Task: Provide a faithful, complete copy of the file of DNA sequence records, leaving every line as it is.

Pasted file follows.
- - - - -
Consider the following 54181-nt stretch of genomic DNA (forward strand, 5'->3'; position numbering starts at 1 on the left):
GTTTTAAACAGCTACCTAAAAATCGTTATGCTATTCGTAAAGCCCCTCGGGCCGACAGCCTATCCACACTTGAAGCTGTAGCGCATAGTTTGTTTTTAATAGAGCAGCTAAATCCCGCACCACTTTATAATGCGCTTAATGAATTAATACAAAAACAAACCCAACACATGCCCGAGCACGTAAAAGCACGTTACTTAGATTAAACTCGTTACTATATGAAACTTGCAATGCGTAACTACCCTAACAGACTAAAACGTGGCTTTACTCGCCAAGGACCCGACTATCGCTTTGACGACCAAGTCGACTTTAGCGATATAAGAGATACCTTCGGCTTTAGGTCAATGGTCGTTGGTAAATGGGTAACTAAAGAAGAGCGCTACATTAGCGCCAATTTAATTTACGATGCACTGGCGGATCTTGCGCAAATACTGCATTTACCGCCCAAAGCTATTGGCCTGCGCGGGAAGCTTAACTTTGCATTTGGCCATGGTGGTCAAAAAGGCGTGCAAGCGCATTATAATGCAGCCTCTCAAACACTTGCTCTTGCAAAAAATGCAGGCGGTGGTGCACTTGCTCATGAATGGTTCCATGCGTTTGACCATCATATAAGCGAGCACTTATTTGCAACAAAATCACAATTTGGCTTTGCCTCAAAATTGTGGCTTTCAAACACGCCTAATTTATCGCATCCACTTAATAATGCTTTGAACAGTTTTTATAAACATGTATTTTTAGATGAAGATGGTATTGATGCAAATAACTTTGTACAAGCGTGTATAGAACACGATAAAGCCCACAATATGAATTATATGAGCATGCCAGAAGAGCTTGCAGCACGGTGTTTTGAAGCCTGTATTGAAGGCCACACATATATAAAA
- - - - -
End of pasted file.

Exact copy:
Consider the following 54181-nt stretch of genomic DNA (forward strand, 5'->3'; position numbering starts at 1 on the left):
GTTTTAAACAGCTACCTAAAAATCGTTATGCTATTCGTAAAGCCCCTCGGGCCGACAGCCTATCCACACTTGAAGCTGTAGCGCATAGTTTGTTTTTAATAGAGCAGCTAAATCCCGCACCACTTTATAATGCGCTTAATGAATTAATACAAAAACAAACCCAACACATGCCCGAGCACGTAAAAGCACGTTACTTAGATTAAACTCGTTACTATATGAAACTTGCAATGCGTAACTACCCTAACAGACTAAAACGTGGCTTTACTCGCCAAGGACCCGACTATCGCTTTGACGACCAAGTCGACTTTAGCGATATAAGAGATACCTTCGGCTTTAGGTCAATGGTCGTTGGTAAATGGGTAACTAAAGAAGAGCGCTACATTAGCGCCAATTTAATTTACGATGCACTGGCGGATCTTGCGCAAATACTGCATTTACCGCCCAAAGCTATTGGCCTGCGCGGGAAGCTTAACTTTGCATTTGGCCATGGTGGTCAAAAAGGCGTGCAAGCGCATTATAATGCAGCCTCTCAAACACTTGCTCTTGCAAAAAATGCAGGCGGTGGTGCACTTGCTCATGAATGGTTCCATGCGTTTGACCATCATATAAGCGAGCACTTATTTGCAACAAAATCACAATTTGGCTTTGCCTCAAAATTGTGGCTTTCAAACACGCCTAATTTATCGCATCCACTTAATAATGCTTTGAACAGTTTTTATAAACATGTATTTTTAGATGAAGATGGTATTGATGCAAATAACTTTGTACAAGCGTGTATAGAACACGATAAAGCCCACAATATGAATTATATGAGCATGCCAGAAGAGCTTGCAGCACGGTGTTTTGAAGCCTGTATTGAAGGCCACACATATATAAAA